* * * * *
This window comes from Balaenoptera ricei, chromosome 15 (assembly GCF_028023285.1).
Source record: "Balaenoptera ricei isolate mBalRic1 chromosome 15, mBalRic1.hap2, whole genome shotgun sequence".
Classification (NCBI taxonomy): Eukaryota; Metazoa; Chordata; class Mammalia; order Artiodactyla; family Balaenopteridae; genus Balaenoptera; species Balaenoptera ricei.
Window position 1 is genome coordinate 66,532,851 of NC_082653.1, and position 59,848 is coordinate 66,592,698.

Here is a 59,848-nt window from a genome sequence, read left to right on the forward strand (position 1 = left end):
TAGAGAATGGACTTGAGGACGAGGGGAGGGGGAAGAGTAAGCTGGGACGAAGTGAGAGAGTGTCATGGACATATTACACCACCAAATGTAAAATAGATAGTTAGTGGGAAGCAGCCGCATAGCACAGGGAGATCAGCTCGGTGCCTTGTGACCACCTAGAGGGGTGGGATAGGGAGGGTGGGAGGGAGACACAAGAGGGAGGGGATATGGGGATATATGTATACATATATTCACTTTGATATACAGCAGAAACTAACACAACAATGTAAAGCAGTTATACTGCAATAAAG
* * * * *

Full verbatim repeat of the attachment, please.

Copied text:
This window comes from Balaenoptera ricei, chromosome 15 (assembly GCF_028023285.1).
Source record: "Balaenoptera ricei isolate mBalRic1 chromosome 15, mBalRic1.hap2, whole genome shotgun sequence".
Classification (NCBI taxonomy): Eukaryota; Metazoa; Chordata; class Mammalia; order Artiodactyla; family Balaenopteridae; genus Balaenoptera; species Balaenoptera ricei.
Window position 1 is genome coordinate 66,532,851 of NC_082653.1, and position 59,848 is coordinate 66,592,698.

Here is a 59,848-nt window from a genome sequence, read left to right on the forward strand (position 1 = left end):
TAGAGAATGGACTTGAGGACGAGGGGAGGGGGAAGAGTAAGCTGGGACGAAGTGAGAGAGTGTCATGGACATATTACACCACCAAATGTAAAATAGATAGTTAGTGGGAAGCAGCCGCATAGCACAGGGAGATCAGCTCGGTGCCTTGTGACCACCTAGAGGGGTGGGATAGGGAGGGTGGGAGGGAGACACAAGAGGGAGGGGATATGGGGATATATGTATACATATATTCACTTTGATATACAGCAGAAACTAACACAACAATGTAAAGCAGTTATACTGCAATAAAG